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Language Planning as a Sociolinguistic Experiment

By: Ernst Jahr

Provides richly detailed insight into the uniqueness of the Norwegian language development. Marks the 200th anniversary of the birth of the Norwegian nation following centuries of Danish rule


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Acquiring Phonology: A Cross-Generational Case-Study

By Neil Smith

The study also highlights the constructs of current linguistic theory, arguing for distinctive features and the notion 'onset' and against some of the claims of Optimality Theory and Usage-based accounts.


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Language Production and Interpretation: Linguistics meets Cognition

By Henk Zeevat

The importance of Henk Zeevat's new monograph cannot be overstated. [...] I recommend it to anyone who combines interests in language, logic, and computation [...]. David Beaver, University of Texas at Austin


Academic Paper


Title: 'Between being wise and acting wise: A hidden conditional in some constructions with propensity adjectives'
Author: DavidYoshikazuOshima
Email: click here to access email
Homepage: 'http://www.gsid.nagoya-u.ac.jp/oshima'
Institution: 'Nagoya University'
Linguistic Field: 'Semantics'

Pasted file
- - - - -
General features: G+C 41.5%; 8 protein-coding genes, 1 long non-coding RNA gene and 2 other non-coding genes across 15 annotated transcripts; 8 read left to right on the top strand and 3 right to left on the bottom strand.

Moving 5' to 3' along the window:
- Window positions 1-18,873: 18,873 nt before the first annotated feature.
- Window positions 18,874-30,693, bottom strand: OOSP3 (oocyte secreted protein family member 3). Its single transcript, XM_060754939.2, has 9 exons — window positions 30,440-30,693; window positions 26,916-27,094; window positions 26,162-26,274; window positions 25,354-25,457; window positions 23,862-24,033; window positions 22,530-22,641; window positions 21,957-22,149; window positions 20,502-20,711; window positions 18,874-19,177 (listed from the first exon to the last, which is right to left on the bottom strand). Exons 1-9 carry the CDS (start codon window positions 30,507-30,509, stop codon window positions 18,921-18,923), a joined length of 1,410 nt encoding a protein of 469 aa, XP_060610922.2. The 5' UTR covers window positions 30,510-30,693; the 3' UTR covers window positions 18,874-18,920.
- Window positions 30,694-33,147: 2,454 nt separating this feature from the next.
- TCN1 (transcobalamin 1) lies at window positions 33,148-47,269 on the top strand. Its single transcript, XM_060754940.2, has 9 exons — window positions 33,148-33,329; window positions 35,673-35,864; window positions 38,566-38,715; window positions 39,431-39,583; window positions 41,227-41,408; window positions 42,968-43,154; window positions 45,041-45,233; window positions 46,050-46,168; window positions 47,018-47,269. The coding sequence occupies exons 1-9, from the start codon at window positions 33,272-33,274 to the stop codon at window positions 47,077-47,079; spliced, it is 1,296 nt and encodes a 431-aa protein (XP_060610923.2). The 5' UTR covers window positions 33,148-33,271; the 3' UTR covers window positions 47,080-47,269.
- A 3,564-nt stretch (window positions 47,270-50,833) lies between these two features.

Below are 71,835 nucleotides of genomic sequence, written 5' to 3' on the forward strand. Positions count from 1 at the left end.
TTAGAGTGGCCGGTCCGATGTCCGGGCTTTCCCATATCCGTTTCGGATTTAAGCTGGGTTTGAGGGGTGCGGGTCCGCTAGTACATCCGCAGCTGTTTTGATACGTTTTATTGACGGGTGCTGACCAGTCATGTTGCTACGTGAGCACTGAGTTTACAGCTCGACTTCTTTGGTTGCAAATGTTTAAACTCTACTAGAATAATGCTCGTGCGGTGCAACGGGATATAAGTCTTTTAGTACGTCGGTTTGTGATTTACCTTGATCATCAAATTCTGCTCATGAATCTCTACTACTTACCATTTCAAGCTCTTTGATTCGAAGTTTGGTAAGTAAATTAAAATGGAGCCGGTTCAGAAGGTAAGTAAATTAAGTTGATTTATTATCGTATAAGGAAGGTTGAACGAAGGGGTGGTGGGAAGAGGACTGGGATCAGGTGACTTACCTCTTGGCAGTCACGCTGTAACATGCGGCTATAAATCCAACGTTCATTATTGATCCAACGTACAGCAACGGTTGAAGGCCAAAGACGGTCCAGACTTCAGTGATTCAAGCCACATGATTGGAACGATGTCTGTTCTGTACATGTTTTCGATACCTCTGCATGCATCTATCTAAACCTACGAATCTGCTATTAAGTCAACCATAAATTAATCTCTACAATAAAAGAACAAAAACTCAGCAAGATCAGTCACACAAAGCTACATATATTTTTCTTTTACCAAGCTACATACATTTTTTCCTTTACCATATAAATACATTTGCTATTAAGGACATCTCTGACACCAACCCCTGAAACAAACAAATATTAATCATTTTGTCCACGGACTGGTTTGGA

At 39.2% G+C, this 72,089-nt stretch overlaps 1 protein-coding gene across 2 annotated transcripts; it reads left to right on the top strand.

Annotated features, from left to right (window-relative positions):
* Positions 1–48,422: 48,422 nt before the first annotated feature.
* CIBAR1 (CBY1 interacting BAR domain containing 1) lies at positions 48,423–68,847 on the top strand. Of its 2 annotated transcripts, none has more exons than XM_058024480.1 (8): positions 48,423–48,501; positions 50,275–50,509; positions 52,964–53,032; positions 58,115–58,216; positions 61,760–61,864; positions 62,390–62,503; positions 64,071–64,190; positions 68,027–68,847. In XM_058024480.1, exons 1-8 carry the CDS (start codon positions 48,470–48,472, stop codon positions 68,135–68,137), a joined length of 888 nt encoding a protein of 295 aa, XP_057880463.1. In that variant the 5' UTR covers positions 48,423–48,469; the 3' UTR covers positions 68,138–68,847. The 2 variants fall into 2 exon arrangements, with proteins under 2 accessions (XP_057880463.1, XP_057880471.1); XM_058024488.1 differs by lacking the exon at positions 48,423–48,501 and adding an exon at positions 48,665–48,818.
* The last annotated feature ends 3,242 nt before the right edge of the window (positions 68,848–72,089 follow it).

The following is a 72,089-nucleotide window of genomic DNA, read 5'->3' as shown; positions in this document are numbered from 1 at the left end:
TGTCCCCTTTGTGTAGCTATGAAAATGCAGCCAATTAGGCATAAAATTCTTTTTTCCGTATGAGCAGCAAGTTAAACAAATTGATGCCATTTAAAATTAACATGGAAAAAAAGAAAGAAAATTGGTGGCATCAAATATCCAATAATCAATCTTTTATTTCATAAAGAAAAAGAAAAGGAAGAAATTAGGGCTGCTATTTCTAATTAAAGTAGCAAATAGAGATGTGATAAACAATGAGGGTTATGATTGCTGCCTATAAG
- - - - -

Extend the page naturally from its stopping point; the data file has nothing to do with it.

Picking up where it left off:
Abstract: This paper develops a semantic analysis of three constructions: (i) the subject-oriented adverb construction (Wisely, John left early), (ii) the ‘Adj+to Inf’ construction (John was wise to leave early), and (iii) the ‘Adj+of NP’ construction (It was wise of John to leave early), which all involve three semantic components: (i) an individual a (John), (ii) a property P that describes a mental/behavioral propensity (wise), and (iii) another property P which typically describes an action (leave early). I argue that the three constructions share a meaning along the lines of ‘P(a), and from this it is possible to infer that P(a)’, where P is forced to receive the transitory interpretation, but they differ as to which component they assert/presuppose. I further demonstrate that this analysis allows us to solve two well-known semantic puzzles concerning these constructions (the ‘entailment puzzle’ and the ‘embeddability puzzle’). The three constructions are highly amenable to the Construction Grammar approach, because their meaning cannot be derived from the intuitive meanings of their constituents and regular semantic rules only. I provide formal analyses of the three constructions in the framework of Sign-Based Construction Grammar (SBCG).

CUP at LINGUIST

This article appears in Journal of Linguistics Vol. 45, Issue 2, which you can read on Cambridge's site or on LINGUIST .



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